Open Standards are still a controversial issue. See, for instance, the debate around the European Interoperability Framework (EIF) where opponents to the concept of Open Standards for software interoperability in the area of eGovernment have been lobbying for years with highest intensity. This discussion is largely held on a theoretical level and with a lot of emotion.
In my opinion the dispute is largely strange and off the facts of reality. Open Standards are successfully applied in the market place everywhere. Most notably, the internet would not have become what it is today – with all its effects on innovation and growth – without Open Standards. And many future tasks we are facing will be tackled with the support of Open Standards.
I think it's time to overcome this strange debate whether Open Standards are bad or good and whether the term can be used or should be banned. Perhaps the conference that takes place in Brussels this week can help in this respect. It is a conference on Green IT organised by the Belgian EU presidency in cooperation with the standards body OASIS. And it is exactly on the point where Open Standards benefit for sustainability and more intelligent and smarter ways of doing things.
I have hopes that this conference can shed some light on areas where Open Standards are applied and implemented and where they drive progress and trigger innovative ways of integrating technologies and improving processes. Everybody looking at the conference programme will easily see that Open Standards can't be overlooked. OASIS and other standards bodies in the area of software interoperability, the internet and process interoperability develop Open Standards. And the great thing is everybody uses them. And everybody gains in competitiveness – be it large, mult-national companies or small and medium sized enterprises.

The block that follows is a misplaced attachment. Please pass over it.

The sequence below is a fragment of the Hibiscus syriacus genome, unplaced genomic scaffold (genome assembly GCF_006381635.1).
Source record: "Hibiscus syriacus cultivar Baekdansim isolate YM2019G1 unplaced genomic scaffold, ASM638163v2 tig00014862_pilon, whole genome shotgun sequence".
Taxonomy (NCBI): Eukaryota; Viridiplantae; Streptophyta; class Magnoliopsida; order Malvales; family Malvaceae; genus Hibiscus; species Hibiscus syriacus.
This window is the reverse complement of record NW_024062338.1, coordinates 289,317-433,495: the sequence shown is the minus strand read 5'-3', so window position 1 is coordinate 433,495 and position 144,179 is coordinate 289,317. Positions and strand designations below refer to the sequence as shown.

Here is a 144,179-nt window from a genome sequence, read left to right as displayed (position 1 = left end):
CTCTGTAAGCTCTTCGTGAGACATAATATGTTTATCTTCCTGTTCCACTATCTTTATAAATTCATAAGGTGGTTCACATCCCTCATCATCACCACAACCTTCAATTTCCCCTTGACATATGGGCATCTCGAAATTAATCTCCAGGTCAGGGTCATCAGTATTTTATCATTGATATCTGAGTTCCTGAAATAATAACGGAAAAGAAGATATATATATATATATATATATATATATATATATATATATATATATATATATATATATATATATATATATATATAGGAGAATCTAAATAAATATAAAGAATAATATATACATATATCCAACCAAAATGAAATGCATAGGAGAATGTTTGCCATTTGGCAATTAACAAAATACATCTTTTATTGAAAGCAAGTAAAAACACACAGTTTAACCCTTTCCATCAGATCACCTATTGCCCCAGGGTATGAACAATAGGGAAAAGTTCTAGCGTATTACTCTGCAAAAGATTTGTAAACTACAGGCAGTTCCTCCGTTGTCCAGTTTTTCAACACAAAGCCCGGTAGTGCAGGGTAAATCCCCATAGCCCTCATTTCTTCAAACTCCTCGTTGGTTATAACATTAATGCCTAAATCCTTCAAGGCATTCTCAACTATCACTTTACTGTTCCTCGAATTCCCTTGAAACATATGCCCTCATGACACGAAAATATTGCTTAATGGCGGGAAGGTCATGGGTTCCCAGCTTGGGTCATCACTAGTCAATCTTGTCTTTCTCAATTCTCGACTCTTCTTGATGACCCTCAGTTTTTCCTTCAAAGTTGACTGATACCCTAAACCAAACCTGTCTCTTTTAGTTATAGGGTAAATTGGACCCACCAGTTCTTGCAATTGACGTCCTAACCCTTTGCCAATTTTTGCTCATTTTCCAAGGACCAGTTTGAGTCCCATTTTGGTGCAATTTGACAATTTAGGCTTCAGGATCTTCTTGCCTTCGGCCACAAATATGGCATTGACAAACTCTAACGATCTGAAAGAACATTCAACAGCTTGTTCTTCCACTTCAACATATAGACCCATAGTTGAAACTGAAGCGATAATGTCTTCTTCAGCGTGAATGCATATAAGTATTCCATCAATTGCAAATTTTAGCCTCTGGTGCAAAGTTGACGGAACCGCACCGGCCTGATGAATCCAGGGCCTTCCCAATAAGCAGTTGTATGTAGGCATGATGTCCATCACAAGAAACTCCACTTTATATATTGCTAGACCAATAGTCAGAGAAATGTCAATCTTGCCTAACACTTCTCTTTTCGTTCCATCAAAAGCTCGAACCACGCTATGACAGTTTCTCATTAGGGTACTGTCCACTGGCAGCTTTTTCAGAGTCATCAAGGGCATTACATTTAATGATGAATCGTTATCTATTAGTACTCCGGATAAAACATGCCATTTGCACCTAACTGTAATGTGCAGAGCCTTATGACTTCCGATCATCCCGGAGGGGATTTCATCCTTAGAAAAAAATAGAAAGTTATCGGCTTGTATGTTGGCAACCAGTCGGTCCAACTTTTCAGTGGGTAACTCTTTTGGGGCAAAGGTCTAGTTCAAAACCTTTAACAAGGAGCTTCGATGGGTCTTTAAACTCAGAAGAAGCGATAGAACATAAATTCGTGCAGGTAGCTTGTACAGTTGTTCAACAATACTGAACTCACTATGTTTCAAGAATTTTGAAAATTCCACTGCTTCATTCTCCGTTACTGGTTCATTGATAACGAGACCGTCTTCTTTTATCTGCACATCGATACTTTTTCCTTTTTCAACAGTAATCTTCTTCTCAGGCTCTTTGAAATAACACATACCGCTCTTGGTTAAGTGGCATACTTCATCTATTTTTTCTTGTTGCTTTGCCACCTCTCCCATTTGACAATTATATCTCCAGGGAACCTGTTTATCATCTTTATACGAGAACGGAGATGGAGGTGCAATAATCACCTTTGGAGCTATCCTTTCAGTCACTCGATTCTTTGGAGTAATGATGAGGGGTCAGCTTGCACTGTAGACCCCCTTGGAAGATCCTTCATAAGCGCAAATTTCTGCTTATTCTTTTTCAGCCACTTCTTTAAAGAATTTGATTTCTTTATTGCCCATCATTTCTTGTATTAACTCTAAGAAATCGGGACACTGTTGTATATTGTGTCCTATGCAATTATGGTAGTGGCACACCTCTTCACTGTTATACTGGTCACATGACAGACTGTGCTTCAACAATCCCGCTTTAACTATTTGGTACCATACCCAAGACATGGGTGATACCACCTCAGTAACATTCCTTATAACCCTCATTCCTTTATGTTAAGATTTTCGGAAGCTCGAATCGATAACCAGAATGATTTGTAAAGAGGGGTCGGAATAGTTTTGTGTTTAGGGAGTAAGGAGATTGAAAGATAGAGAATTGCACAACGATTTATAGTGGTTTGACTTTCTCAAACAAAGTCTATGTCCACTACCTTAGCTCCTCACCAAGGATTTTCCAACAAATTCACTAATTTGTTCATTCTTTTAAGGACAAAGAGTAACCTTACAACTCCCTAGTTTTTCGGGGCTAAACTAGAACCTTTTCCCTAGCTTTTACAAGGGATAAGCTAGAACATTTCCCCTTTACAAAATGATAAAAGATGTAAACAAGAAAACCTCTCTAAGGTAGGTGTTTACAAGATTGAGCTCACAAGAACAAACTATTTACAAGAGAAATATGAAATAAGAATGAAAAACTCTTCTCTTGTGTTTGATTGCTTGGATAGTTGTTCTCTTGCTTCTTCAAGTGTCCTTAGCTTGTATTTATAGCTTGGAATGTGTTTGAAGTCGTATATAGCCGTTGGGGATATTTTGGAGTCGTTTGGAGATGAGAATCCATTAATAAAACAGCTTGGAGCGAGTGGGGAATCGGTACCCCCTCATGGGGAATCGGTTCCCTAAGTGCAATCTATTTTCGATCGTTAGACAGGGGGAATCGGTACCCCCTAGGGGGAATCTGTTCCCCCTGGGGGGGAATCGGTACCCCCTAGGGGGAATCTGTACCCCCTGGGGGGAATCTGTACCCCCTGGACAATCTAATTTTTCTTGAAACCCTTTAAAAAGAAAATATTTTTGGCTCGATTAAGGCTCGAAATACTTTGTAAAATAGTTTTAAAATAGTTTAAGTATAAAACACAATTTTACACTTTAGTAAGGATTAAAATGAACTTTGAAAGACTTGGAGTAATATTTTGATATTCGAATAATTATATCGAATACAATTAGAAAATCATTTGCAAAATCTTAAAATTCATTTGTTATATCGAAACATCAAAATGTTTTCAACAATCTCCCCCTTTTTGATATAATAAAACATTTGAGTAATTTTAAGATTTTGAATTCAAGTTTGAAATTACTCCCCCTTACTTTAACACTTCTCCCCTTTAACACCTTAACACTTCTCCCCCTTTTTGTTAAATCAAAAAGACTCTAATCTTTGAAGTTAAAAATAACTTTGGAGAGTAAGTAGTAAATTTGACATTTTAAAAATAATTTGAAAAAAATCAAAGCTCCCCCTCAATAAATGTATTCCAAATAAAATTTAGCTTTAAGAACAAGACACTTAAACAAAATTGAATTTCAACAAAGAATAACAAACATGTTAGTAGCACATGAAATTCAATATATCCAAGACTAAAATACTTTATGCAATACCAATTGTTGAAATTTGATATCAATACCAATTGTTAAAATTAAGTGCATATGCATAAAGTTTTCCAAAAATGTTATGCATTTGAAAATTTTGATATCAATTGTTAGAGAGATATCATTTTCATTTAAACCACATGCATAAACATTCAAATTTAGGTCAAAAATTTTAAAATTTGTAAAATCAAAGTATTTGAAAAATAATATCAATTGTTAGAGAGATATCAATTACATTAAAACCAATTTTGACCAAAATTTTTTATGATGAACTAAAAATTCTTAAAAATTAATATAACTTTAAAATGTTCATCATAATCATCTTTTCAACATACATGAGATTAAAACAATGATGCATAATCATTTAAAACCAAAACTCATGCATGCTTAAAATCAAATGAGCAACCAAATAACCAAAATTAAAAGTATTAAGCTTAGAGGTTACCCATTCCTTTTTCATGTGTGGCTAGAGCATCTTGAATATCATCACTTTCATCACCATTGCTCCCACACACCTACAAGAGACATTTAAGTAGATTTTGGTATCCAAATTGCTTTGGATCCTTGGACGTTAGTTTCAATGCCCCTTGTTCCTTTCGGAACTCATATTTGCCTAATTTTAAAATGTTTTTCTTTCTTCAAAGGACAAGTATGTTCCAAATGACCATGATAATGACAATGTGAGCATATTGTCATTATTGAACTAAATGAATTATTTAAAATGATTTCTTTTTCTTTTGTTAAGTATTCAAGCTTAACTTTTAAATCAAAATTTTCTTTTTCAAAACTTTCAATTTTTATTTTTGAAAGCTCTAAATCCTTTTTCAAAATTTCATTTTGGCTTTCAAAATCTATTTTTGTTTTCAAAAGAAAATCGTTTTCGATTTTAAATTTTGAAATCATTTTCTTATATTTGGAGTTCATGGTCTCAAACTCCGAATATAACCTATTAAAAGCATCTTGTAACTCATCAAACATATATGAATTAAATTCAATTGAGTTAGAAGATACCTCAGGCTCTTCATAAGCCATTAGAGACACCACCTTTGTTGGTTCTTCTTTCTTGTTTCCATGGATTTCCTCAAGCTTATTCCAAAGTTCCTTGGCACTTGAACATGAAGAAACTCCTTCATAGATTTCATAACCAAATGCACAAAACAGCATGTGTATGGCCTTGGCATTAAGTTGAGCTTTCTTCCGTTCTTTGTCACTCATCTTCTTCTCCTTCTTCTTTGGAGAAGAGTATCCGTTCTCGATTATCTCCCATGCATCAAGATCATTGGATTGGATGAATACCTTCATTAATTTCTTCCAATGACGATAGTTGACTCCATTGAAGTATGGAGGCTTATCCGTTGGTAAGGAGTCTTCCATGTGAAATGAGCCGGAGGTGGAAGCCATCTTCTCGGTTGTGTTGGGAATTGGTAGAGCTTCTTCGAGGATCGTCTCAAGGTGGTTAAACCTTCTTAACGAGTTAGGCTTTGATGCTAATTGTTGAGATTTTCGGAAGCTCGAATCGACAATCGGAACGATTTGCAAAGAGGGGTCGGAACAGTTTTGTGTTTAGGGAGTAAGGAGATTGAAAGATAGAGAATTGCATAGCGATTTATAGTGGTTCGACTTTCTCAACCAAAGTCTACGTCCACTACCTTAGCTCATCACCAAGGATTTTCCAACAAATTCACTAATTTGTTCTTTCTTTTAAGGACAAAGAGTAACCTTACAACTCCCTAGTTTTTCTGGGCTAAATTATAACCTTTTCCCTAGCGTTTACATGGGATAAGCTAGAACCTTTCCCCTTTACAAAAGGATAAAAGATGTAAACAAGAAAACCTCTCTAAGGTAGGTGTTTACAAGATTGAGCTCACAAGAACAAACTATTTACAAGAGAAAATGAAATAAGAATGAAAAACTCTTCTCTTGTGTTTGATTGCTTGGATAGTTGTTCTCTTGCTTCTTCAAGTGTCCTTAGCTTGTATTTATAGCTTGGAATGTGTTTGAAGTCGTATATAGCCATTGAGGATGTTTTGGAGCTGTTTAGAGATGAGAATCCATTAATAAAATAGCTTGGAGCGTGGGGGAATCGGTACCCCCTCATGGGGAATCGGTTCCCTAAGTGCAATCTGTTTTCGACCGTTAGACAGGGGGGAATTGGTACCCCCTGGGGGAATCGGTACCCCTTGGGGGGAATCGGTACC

For Europe the EIF in its version 1.0 had recognised the benefits of Open Standards and provided an good definition of what Open Standards are. See also my blog post from last week on this. And many national policy makers in Europe and abroad had followed and included the concept and the requirement for Open Standards into their National Interoperability Frameworks.
I am sure the conference on Green IT this week will prove them right by showing the practical side of Open Standards. And it will provide some good arguments for integrating the concept of Open Standards into the overall ICT standardisation framework for Europe which is currently under review. It doesn't all have to be Open Standards. But there are many policy areas where Open Standards make sense – above all where software interoperability is concerned (again: like with the internet). This is what policy makers are rightly seeing. And by using the powerful concept of Open Standards in their policies they create a good deal of drive and act as great pacesetters.